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The grant will fund the creation of a new “supercomputer” that will enable Mount Sinai researchers to explore more data-driven medicine.
A $2 million grant from HHS has been awarded to Mount Sinai Health System, one of New York’s largest integrated health systems, to build a second “big omics data engine” (BODE 2) that will enable researchers to explore data-driven medicine.
“Supercomputers have become essential in biomedical scientific discovery, and Mount Sinai has been a leader on this front, making investments in computational and data science that are advancing our understanding of and ability to treat complex diseases,” says Dennis S. Charney, MD, Anne and Joel Ehrenkranz Dean, Icahn School of Medicine at Mount Sinai, and President for Academic Affairs, Mount Sinai Health System. “With BODE 2, we are renewing our commitment to push the boundaries of scientific research, tackle questions that we did not previously have the computational power to take on, and achieve breakthroughs that transform clinical care worldwide.”
BODE 2 will launch at the end of this year and will replace BODE, a previous supercomputer that was used by 61 basic and translational researchers at Mount Sinai representing more than $100 million in NIH funding, along with their collaborators at 75 external institutions.
BODE enabled scientific findings that appeared in more than 167 publications, including Nature and Science, with a total of 2,427 citations in three years, the report says.
“BODE has proven to be a vital tool for groundbreaking research across a broad range of fields, but as Mount Sinai’s faculty continues to grow, there is concurrent growth in research initiatives, necessitating investment in a new supercomputer that has sufficient computational throughput and storage space to support this activity,” says Patricia Kovatch, senior associate dean for Scientific Computing and Data Science at the Icahn School of Medicine at Mount Sinai, member of the Icahn Institute for Data Science and Genomic Technology, and Associate Professor of Genetics and Genomic Sciences, and Pharmacological Sciences.
The new BODE 2 supercomputer is a Lenovo ThinkSystem SR360 that consists of 3,840 Intel Cascade Lake cores, with 15 terabytes of memory, 14 petabytes of raw storage, and 11 petabytes of usable storage.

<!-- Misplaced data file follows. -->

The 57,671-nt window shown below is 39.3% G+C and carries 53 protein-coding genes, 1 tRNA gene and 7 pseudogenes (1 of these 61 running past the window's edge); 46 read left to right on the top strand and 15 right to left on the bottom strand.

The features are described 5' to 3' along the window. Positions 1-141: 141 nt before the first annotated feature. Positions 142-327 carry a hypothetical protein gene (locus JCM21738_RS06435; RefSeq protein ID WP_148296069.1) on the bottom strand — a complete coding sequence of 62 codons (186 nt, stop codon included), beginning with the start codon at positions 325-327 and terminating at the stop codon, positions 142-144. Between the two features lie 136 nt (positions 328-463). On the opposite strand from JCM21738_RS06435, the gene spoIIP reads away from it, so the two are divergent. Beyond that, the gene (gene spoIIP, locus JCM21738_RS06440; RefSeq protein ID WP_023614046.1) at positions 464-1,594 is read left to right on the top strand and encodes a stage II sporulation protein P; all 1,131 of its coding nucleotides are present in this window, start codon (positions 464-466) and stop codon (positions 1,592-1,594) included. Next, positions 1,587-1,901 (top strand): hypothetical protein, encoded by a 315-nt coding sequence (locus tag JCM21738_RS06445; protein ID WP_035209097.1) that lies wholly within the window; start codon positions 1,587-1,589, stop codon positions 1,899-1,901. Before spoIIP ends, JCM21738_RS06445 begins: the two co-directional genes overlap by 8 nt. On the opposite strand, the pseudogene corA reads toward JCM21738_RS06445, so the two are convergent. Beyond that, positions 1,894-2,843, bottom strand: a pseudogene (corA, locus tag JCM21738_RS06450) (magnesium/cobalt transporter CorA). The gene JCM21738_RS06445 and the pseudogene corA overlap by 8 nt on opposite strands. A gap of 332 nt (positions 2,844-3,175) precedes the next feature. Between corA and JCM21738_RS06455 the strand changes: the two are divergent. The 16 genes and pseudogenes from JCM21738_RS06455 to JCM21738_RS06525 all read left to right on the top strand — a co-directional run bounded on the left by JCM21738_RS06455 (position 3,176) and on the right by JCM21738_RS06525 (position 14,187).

This updated supercomputer will produce approximately 28 million core compute hours per year at a frequency of 2.6 GHz and will have a peak speed of 220 teraflops per second-approximately double that of BODE.
With BODE 2, researchers will have broad, user-friendly, integrated access to more diverse data sources with robust, secure, bidirectional information flow between research and point-of-care programs. It will also enable innovative application of translational bioinformatics research and data-driven medicine, the report says.
“Based on our experiences with BODE, BODE 2 is designed to provide our researchers and clinicians, and their external partners in Mount Sinai-led national research projects, with the necessary infrastructure to achieve faster results for greater scientific throughput, increased fidelity in their simulations and analysis, and seamless migration of research applications to the software environment for enhanced scientific productivity,” Kovatch says. “Computing capability of this size and speed is not available widely, and Mount Sinai’s investment in building this infrastructure will translate into more robust genetics and population analysis, gene expression, machine learning, and structural and chemical biology investigations, and result in new insights and advances in a wide range of diseases including Alzheimer’s, autism, influenza, prostate cancer, schizophrenia, and substance use disorders.”
According to the report, research projects that will be facilitated by BODE 2 include:
“This new supercomputer will enable us to mine deep databases of genomic and clinical information using machine-learning approaches to propel the personalized medicine of today into better medicine tomorrow,” says Eimear Kenny, PhD, associate professor of medicine and genetics and genomic sciences at the Icahn School of Medicine at Mount Sinai, director of the Center for Genomic Health, and a principal investigator of the TOPMed Program. “The technology will help fuel innovative research programs to further our understanding of disease progression and management.”